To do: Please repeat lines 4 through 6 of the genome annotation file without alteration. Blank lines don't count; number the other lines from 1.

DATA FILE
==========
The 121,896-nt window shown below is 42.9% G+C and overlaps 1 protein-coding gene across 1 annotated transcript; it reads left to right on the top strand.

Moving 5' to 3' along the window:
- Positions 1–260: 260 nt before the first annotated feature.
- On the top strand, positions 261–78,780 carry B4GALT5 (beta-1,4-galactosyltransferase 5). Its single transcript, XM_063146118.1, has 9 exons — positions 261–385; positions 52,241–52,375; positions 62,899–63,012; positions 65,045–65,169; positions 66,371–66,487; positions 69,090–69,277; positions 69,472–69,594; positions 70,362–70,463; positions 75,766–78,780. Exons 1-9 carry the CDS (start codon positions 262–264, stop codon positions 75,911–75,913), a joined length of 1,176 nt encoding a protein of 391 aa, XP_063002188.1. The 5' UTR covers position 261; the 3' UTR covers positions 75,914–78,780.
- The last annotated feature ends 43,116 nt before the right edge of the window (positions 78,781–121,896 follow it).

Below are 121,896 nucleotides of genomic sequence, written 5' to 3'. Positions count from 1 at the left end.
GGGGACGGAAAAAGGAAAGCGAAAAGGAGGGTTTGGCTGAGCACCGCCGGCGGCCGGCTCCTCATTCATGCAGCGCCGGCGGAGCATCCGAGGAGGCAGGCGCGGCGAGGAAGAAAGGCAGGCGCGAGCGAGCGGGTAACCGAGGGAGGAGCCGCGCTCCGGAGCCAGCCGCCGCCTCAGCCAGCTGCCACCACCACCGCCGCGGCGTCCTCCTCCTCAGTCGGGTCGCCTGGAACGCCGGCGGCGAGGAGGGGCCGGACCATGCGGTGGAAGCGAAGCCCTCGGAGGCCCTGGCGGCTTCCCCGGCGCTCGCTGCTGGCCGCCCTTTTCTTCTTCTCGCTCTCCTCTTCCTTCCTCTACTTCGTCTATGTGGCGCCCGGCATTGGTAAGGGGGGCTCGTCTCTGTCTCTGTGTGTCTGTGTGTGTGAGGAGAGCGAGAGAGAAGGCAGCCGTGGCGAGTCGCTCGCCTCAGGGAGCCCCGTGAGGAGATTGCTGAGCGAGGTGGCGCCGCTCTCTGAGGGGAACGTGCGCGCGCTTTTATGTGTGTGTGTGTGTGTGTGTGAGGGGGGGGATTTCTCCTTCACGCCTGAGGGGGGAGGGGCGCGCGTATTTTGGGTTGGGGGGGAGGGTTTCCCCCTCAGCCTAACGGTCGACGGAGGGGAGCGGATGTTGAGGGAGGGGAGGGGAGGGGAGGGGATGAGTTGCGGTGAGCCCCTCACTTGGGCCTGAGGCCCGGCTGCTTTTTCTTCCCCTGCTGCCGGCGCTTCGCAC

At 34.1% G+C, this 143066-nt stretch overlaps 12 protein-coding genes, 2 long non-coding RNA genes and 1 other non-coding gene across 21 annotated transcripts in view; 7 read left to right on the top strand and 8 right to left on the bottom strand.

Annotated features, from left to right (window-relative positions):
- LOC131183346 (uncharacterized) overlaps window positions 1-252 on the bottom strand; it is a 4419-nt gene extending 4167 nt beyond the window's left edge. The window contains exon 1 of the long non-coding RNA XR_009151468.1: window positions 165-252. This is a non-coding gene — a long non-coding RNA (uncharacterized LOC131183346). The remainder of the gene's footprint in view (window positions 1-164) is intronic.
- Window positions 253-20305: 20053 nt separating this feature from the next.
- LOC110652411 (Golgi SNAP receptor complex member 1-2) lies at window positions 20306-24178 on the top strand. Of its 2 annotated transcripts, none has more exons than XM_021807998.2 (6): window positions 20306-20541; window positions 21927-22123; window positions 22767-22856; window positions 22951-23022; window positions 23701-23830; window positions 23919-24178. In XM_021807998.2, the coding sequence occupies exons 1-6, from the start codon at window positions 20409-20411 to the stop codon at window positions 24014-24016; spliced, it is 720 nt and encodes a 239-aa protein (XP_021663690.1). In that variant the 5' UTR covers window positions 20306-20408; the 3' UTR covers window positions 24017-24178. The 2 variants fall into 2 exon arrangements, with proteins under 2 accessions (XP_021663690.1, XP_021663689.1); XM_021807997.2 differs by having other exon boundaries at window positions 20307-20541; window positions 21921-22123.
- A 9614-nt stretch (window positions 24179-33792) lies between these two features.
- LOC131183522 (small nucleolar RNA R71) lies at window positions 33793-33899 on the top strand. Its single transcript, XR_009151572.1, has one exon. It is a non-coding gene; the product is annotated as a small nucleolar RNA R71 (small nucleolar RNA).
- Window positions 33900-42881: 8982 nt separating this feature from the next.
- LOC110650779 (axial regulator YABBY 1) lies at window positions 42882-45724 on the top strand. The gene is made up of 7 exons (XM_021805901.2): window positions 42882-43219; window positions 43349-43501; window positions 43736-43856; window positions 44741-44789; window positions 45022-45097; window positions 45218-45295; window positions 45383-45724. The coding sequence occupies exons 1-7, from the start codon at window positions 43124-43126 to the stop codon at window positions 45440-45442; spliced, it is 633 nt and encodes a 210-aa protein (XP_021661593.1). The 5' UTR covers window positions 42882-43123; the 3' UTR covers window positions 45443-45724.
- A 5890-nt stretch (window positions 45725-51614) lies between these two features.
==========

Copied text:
- On the top strand, positions 261–78,780 carry B4GALT5 (beta-1,4-galactosyltransferase 5). Its single transcript, XM_063146118.1, has 9 exons — positions 261–385; positions 52,241–52,375; positions 62,899–63,012; positions 65,045–65,169; positions 66,371–66,487; positions 69,090–69,277; positions 69,472–69,594; positions 70,362–70,463; positions 75,766–78,780. Exons 1-9 carry the CDS (start codon positions 262–264, stop codon positions 75,911–75,913), a joined length of 1,176 nt encoding a protein of 391 aa, XP_063002188.1. The 5' UTR covers position 261; the 3' UTR covers positions 75,914–78,780.
- The last annotated feature ends 43,116 nt before the right edge of the window (positions 78,781–121,896 follow it).

Below are 121,896 nucleotides of genomic sequence, written 5' to 3'. Positions count from 1 at the left end.